Saudi tycoon Prince Alwaleed bin Talal has promised his entire $US32 billion ($41.8 billion) fortune to charitable projects.

The prince says his pledge is “maybe ... the first such big announcement” of its kind in the region.

Prince Alwaleed’s charity “will help build bridges to foster cultural understanding, develop communities, empower women, enable youth, provide vital disaster relief and create a more tolerant and accepting world,” he told reporters.

He claims the massive fund “will be allocated according to a well-devised plan throughout the coming years”, stressing the fact that there was no time limit for the donation to be spent.

The prince will head a board of trustees tasked with spending the funds after his death “for humanitarian projects and initiatives”, modelled on a charity established by Microsoft founder Bill Gates in the United States.

The 60-year-old magnate is a nephew of Saudi Arabia’s King Abdullah, who died earlier this year.

Prince Alwaleed is known for his comments about social and economic issue, which are considered unusual as he holds no government office.

He owns Kingdom Holding, a firm with interests ranging from media services to the Euro Disney theme park, the Four Seasons hotels and Citigroup.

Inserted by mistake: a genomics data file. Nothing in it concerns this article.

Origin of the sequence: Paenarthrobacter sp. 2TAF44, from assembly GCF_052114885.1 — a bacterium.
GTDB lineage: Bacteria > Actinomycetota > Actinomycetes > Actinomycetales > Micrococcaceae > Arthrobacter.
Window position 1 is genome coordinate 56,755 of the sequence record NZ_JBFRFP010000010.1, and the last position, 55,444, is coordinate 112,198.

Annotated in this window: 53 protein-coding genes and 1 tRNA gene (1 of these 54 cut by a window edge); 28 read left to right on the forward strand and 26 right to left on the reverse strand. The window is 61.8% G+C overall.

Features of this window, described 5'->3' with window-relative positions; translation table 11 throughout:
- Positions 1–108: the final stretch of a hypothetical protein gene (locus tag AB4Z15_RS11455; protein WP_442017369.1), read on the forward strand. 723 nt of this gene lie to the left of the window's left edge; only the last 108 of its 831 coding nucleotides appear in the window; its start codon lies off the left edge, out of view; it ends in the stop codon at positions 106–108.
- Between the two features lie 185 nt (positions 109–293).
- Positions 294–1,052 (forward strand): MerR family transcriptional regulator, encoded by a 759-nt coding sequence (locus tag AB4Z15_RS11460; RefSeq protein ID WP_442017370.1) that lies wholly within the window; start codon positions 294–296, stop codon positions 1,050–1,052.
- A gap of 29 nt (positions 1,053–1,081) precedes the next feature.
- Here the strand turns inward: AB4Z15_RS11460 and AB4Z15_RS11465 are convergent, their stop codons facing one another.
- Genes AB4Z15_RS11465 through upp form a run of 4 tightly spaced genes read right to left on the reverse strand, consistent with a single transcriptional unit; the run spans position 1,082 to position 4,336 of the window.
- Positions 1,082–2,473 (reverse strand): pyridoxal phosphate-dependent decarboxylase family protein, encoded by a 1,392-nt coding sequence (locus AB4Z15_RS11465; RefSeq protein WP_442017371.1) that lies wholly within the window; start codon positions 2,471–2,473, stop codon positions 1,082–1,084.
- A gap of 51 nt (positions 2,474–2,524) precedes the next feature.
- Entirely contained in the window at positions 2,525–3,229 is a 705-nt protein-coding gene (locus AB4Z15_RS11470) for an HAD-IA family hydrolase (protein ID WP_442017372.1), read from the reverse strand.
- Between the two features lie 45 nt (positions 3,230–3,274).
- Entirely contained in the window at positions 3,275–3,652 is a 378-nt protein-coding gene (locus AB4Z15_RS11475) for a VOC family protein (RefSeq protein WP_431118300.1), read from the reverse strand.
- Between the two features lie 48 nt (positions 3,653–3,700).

The prince is also behind a plan to build a tower in the Red Sea city of Jeddah that will stand at more than one kilometre tall.

Prince Alwaleed says he has already donated $US3.5 billion over the last few decades through Alwaleed Philanthropies.

His charity provides access to houses and electricity for isolated Saudi communities, among other projects around the world.

He says he wants to institutionalise the process for distributing his vast wealth “so they can continue after my lifetime”.

His son and daughter Prince Khaled and Princess Reem are expected to take the roles of be president and vice-president of the charity after their father dies.

“I believe that a person should take dramatic and drastic decisions at his peak,” Prince Alwaleed said.

He says he will certainly be around long enough to get the process started.

“I'm very healthy, enough to bike every day three hours,” he said.

“I assure you my health is good.”